What the heck, I'm feeling generous all of a sudden: those who are interested in serious scholarly examinations of Korea's economic development under the Japanese can examine the following sources.

"Facts and Myths about Korea's Economic Past", by Yeungnam University's Myung Soo Cha.

https://www.blackwell-synergy.com/doi/abs/10.1111/j.1467-8446.2004.00122.x
(see
https://yu.ac.kr/~mscha/papers/AREH.pdf
for a free copy).

"The Colonial Origins of Korean Enterprise", by Dennis L. McNamara.

https://www.cambridge.org/us/catalogue/catalogue.asp?isbn=0521385652

As for those more interested in parroting propaganda about how Japan in Korea was no better than the British in West Africa, the sources above can be ignored easily enough ...

takeshima

You can expect korean worshipers like Kushibo to disute all reason and truth regarding korean history.

Chuckles

[...Outside of the Sahel, how many West African cultures were literate at all?...]

Hmmm - there is evidence for some literacy among the Yoruba, in Arabic again. There is also the Edidi manuscript. In "Two Princes of Calabar", Randy Sparks while discussing the odyssey of Little Ephraim Robin John and Ancona Robin Robin John points out that a decent among of written communication was going on between traders in the Bight of Biafra and their English clients.

Again, in Benin - there was a Portuguese embassy of sorts, and a fair amount of written communication between the Palace of the Oba and the Portuguese.

This held among the Ijebu, the Signare classes of the Guinea Coast etc etc. But even outside of West Africa, we know that several of the Kongo kingdoms engaged in extensive written communications with European partners.

If Abiola's contention is that there wasnt an appreciably greater amount of literacy among the Koreans to affect social outcomes in the modern world all by itself, I would say it is fairly on the money.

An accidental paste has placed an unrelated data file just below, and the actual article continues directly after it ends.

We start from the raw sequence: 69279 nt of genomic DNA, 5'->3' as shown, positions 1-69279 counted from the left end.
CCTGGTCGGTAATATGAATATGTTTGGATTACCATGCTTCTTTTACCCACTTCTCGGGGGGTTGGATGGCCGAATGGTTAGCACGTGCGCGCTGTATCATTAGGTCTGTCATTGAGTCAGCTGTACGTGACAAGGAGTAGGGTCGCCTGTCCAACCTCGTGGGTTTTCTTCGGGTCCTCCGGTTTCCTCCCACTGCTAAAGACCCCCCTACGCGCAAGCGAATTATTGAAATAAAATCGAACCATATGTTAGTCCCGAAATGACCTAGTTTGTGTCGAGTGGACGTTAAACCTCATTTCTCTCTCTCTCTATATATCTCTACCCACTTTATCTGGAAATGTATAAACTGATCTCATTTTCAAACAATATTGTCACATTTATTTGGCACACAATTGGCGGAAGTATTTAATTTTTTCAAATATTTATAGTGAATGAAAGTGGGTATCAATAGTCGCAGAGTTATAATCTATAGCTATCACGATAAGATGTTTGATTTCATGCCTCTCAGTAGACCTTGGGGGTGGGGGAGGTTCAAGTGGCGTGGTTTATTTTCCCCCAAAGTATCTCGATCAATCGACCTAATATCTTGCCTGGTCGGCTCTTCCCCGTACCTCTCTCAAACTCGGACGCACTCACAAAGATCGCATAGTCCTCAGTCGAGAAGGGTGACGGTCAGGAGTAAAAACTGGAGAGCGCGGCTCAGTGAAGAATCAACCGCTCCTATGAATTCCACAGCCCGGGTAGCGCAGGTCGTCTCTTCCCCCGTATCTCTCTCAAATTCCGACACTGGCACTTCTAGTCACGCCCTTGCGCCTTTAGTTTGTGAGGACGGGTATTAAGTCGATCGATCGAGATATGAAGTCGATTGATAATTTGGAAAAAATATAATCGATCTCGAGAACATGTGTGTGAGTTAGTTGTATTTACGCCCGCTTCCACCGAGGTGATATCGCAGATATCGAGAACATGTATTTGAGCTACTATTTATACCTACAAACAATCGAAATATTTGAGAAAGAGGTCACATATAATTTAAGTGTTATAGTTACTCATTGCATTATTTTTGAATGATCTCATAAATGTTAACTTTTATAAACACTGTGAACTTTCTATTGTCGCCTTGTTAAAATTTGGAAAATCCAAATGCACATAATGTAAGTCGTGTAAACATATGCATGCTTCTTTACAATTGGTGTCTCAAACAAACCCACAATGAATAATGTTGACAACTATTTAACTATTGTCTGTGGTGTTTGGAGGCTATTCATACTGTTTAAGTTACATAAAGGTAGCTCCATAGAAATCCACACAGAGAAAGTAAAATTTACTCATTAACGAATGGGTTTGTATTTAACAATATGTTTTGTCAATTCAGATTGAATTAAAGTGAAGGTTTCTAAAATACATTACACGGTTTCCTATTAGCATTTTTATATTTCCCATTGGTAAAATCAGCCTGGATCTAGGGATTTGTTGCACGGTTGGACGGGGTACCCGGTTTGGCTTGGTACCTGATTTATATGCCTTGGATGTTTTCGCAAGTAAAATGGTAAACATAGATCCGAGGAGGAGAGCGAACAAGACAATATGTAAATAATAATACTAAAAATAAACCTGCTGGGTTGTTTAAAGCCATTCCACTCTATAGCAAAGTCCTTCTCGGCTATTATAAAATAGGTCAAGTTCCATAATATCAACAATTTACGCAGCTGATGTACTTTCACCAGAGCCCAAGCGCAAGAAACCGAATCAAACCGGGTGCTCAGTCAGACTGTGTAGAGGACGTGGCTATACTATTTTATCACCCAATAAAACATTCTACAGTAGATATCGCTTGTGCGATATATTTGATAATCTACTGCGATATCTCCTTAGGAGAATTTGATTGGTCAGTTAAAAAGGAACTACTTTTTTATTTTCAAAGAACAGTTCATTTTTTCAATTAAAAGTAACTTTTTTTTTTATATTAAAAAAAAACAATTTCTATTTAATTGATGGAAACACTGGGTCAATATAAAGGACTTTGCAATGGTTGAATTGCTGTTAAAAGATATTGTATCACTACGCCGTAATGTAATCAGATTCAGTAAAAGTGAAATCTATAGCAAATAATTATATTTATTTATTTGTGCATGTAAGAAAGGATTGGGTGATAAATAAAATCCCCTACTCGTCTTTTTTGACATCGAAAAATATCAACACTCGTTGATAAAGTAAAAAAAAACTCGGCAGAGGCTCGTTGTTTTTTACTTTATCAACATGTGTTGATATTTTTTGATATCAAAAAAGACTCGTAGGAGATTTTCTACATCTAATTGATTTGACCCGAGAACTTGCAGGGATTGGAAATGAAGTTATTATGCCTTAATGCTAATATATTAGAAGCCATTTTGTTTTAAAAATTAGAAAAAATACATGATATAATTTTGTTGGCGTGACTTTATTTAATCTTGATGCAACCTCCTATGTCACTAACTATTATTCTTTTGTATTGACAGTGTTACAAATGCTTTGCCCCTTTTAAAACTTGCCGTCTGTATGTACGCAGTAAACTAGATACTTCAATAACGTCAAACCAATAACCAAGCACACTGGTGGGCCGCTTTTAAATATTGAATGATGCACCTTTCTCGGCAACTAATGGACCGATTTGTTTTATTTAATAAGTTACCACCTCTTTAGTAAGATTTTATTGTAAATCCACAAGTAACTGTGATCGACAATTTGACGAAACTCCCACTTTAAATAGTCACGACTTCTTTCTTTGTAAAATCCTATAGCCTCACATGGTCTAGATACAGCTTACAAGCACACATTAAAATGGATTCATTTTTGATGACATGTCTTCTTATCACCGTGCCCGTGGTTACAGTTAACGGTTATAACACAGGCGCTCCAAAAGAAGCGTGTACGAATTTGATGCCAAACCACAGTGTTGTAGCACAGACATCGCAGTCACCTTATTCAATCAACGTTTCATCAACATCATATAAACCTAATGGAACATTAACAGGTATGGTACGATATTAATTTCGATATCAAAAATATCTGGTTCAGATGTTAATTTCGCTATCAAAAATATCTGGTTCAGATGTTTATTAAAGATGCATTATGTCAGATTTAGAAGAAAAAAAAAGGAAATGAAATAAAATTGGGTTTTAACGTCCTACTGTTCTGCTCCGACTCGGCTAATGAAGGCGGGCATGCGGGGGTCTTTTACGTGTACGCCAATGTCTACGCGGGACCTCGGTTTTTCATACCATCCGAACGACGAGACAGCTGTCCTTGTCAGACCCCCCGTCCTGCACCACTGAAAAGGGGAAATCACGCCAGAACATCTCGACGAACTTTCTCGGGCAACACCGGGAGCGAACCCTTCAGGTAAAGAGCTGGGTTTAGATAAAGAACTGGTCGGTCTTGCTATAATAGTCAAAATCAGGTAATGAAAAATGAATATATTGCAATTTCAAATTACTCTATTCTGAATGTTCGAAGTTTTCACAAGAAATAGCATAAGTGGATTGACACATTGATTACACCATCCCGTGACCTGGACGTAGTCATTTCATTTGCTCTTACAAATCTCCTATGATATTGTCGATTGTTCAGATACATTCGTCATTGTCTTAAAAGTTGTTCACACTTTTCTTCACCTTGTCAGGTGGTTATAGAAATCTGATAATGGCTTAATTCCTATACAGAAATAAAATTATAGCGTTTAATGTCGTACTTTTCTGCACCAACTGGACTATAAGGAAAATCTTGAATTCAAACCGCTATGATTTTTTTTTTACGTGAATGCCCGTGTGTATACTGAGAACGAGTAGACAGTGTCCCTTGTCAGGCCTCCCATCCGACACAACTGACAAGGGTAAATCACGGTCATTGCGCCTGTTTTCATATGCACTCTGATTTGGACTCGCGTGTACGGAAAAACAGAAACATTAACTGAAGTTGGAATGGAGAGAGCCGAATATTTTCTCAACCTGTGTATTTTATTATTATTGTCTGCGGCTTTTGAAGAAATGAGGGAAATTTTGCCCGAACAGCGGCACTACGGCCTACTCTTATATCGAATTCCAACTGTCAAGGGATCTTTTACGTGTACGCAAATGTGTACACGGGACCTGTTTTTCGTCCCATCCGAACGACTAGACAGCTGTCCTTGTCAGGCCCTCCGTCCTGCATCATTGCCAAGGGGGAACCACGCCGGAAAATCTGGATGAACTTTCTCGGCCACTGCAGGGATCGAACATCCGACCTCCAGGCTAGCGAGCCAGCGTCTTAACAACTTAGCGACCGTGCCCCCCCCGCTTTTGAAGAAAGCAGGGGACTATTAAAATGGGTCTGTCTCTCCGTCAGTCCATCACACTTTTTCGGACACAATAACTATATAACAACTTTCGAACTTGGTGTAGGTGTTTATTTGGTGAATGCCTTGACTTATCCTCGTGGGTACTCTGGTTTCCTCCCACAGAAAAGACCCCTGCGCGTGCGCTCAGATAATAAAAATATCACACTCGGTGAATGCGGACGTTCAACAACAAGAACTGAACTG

Though, I would rate the British in West Africa is being more horrendous in their treatment - even economically. The growth of the 1930s was due to agricultural substitution policies of the British, policies which laid the way in no small measure for the food crop bankruptcy in much of West African today - Definitely, I would apply pretty much the same arguments as the Koreans against the British - except that in the case of the British, there is no shortage of evidence.

The key fact here is that peculiar form of European racism. It cannot be overemphasized.

For even when West Africans gained education, they were deliberately kept out of the civil service - on the grounds that they were becoming uppity - and yes, it was policy that only a narrow cadre of West Africans were to be trained for the purpose of administering the colonies. Education was held to "ruin" the very nature of the natives and make them ungovernable.

As for recruitments and forced labor - one only needs to look at European policies during both wars - of forced recruitment, village burning, etc.